Power and renewables

Reflections on wind farm development in cold climates

Reflections on wind farm development in cold climates

Umeå in Sweden is a coastal city situated about 600km north of Stockholm and about 400km south of the Arctic Circle. This year, it hosted the annual Winterwind International Wind Energy conference. With its proximity to the Arctic, this is a very apt location for such a niche event which focuses on the challenges of generating wind in cold climates.

The conference comprised of 54 oral and poster presentations by wind energy professionals from universities, manufacturers, developers, consultants, investors and wind farm owners, each providing an element of insight into the wind industry in cold climates. DNV was well represented during the conference sessions leading four engaging conference sessions. The topics covered in the presentations discussed: The blockage effects in stable regimes associated with cold climate; Using 1Hz data to monitor turbine integrity; Improving short-term forecasting of turbine icing using machine learning; and a validation study of WICE, the method used to estimate production losses due to icing in site assessments.

It’s well documented that cold climates represent an encouraging opportunity for wind energy expansion, largely due to sparse populations and favourable wind conditions. But these cold climates pose a significant challenge: icing. The icing of rotor blades and other components can impact turbine production due to ice accumulation or other safety concerns. The icing effect on turbines can vary greatly depending in different regions throughout Northern Europe, creating significant challenges for operational turbines.

In the Nordics, ice loss estimates have formed an important part of an energy performance assessment for many years. In such a competitive market, a few percentage points of improvement can make all the difference as to whether a project goes ahead or not. Therefore, an accurate icing loss assessment is vital to validate pre-construction wind farm energy output predictions. But icing is still a relatively ‘new beast’ and mitigating its impact is a real test for a still relatively infant wind industry. It’s particularly infant in terms of the development and operation of wind farms in cold climates.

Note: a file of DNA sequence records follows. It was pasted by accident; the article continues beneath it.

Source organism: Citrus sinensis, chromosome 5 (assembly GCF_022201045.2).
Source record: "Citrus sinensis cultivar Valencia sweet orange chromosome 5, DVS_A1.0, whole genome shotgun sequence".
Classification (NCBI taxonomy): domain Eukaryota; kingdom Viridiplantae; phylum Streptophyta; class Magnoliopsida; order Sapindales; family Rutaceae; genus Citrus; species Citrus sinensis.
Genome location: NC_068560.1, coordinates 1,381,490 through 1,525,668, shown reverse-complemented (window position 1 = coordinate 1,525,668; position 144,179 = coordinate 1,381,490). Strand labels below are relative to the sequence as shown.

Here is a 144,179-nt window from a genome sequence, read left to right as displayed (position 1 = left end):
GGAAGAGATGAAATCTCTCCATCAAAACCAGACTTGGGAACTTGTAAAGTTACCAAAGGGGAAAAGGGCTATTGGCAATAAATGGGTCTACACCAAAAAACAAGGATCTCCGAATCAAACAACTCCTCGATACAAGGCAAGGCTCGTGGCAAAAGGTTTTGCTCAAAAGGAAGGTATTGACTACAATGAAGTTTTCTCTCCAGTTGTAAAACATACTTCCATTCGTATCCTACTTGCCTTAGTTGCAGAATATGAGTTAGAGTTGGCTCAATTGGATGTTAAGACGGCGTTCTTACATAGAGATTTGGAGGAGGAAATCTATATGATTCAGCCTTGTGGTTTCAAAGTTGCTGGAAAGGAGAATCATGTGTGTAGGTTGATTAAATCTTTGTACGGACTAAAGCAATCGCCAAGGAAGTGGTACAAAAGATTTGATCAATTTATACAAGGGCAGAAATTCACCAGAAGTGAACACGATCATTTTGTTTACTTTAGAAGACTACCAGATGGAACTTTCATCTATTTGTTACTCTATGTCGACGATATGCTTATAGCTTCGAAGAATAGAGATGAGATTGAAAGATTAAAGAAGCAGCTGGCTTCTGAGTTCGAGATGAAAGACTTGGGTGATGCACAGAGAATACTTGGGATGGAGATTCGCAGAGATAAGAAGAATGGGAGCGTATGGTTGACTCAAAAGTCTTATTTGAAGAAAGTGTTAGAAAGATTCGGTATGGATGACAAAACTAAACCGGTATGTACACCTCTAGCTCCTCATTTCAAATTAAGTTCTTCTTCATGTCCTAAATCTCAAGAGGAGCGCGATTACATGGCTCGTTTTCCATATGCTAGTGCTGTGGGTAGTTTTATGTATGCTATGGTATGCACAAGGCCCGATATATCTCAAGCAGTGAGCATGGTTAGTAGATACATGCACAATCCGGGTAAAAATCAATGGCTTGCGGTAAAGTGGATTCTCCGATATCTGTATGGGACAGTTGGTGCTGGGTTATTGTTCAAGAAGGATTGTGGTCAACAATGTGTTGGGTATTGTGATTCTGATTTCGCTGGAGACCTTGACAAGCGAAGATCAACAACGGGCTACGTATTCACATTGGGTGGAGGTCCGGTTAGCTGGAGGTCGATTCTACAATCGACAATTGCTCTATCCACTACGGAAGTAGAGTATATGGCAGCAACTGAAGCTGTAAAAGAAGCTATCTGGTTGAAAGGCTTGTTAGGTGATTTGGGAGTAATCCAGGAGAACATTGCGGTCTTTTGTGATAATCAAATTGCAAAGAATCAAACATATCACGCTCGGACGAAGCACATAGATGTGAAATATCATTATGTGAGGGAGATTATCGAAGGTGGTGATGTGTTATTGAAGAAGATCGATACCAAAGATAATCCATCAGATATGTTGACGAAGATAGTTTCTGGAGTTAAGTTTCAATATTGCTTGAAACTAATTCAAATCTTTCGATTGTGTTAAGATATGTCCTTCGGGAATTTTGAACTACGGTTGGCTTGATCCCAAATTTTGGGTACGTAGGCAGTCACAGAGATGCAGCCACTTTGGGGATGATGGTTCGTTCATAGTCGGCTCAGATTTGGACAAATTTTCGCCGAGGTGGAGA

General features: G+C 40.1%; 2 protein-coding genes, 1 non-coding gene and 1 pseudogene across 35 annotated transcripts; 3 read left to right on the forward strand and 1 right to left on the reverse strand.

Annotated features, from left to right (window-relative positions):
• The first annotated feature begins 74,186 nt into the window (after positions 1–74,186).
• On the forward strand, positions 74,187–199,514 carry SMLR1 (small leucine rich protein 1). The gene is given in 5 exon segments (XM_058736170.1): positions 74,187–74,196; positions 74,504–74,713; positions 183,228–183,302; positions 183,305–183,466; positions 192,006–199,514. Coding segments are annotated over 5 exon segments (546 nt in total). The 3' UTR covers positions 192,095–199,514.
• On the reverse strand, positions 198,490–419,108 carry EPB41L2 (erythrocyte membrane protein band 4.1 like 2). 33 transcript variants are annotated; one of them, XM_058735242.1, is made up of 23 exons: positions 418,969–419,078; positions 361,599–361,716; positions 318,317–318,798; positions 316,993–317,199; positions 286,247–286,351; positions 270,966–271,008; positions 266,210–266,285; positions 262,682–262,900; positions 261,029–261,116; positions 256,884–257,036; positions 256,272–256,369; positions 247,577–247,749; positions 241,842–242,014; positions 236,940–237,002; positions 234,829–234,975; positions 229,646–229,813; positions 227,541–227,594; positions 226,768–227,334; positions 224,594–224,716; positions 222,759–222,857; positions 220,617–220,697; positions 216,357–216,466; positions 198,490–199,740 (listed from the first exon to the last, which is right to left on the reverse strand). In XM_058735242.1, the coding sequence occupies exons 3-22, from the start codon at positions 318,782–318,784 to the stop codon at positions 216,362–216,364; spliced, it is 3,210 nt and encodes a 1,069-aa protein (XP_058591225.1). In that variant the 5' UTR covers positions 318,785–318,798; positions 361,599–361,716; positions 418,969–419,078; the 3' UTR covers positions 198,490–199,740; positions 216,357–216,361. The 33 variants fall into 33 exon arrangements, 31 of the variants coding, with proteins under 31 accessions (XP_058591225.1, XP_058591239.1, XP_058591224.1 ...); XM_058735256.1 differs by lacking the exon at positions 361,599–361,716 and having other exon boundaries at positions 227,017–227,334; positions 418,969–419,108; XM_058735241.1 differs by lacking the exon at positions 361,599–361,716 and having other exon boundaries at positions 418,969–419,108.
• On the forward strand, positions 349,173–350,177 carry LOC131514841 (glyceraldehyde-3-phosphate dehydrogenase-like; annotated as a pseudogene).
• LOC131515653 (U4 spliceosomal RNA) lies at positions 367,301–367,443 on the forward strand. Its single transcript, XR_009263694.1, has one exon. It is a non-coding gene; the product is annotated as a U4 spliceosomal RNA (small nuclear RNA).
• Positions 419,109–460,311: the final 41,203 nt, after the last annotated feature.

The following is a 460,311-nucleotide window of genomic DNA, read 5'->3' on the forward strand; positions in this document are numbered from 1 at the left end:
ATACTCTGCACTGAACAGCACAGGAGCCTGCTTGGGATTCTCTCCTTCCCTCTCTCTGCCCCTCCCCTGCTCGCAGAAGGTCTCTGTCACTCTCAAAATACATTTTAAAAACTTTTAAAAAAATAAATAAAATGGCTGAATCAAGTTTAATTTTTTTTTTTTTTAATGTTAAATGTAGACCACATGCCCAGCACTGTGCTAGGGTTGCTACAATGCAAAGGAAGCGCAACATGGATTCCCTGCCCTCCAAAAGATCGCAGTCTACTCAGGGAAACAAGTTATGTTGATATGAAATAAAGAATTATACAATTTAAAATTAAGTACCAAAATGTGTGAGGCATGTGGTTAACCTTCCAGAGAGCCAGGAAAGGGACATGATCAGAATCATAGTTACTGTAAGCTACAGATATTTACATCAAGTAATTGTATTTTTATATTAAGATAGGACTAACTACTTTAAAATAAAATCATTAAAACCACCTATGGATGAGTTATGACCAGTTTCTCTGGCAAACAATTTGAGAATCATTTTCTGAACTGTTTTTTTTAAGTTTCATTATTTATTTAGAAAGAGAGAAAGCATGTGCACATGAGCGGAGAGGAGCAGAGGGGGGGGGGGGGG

During the conference our experts spoke about our recent step forward in our ability to predict production losses when utilising a tool called ‘WICE’. WICE is a model that predicts production losses due to icing based on a combination of atmospheric modelling and machine learning. In the training phase, high fidelity mesoscale model data and SCADA data are used. When the model is applied, no local measurements are needed. All necessary atmospheric conditions are modelled in site specific mesoscale model studies, which is one of the strengths of the model. In parallel with the validation project, we’ve upgraded several parts of the model chain, namely the machine learning setup used, the processing of the production data, the addition of more training sites, and the long-term corrections method. When fully developed, the model will be applicable worldwide and able to predict the benefit of Ice Protection System in reducing icing losses.

A key take-away from the event was how the industry is advancing in this area With focused events like Winterwind bringing together an entire industry to challenge current industry insight and accelerating knowledge, the difficulties associated with developing and operating wind turbines will be overcome to ensure that the energy we all use comes from clean and sustainable power sources.